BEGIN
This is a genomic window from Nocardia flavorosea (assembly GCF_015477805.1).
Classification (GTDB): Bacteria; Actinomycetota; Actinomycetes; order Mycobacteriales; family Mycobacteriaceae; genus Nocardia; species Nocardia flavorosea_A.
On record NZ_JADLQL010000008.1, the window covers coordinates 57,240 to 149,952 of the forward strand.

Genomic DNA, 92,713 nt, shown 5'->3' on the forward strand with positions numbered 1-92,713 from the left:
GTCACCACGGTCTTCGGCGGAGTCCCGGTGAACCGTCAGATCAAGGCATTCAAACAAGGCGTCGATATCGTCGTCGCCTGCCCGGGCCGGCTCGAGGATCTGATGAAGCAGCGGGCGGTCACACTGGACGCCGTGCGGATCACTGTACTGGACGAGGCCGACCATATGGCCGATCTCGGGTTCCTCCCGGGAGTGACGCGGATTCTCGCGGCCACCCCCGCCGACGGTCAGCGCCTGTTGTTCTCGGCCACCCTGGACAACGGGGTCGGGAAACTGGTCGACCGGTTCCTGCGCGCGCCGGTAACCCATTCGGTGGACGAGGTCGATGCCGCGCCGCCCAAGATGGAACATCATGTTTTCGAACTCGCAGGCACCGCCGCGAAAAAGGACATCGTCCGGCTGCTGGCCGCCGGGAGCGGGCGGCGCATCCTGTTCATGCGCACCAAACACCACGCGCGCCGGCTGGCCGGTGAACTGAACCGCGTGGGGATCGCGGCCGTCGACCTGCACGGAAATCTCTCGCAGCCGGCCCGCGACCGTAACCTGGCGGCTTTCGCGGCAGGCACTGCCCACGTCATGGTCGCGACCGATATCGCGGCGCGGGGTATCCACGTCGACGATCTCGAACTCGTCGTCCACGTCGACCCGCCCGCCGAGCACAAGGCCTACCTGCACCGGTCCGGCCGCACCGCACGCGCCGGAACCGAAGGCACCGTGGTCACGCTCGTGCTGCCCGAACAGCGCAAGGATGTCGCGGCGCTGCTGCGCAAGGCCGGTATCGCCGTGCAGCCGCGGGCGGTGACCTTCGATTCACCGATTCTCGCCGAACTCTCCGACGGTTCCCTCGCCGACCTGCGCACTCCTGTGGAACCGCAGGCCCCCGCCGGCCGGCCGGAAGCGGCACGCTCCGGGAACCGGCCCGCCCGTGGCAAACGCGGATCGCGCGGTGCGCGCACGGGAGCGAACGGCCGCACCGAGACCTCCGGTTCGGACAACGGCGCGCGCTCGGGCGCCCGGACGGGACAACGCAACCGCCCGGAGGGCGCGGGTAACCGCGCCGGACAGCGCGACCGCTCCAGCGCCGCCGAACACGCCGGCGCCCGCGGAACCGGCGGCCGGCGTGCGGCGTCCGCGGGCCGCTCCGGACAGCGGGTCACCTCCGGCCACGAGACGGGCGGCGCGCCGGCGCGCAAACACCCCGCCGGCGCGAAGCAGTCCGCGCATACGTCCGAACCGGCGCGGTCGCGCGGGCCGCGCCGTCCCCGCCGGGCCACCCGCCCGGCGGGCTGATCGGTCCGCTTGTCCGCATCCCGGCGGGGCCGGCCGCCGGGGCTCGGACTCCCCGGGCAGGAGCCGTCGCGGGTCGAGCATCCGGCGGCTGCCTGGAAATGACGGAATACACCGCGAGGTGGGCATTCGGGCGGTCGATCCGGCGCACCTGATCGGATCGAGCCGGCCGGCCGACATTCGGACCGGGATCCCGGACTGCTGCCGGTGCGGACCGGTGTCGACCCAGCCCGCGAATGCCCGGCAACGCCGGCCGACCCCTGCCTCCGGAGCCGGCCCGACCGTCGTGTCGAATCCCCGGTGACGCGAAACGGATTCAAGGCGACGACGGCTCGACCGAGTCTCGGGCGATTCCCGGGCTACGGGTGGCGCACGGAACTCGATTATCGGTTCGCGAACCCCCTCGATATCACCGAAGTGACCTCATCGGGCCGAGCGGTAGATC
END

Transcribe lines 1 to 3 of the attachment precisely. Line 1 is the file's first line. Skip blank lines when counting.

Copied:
This is a genomic window from Nocardia flavorosea (assembly GCF_015477805.1).
Classification (GTDB): Bacteria; Actinomycetota; Actinomycetes; order Mycobacteriales; family Mycobacteriaceae; genus Nocardia; species Nocardia flavorosea_A.
On record NZ_JADLQL010000008.1, the window covers coordinates 57,240 to 149,952 of the forward strand.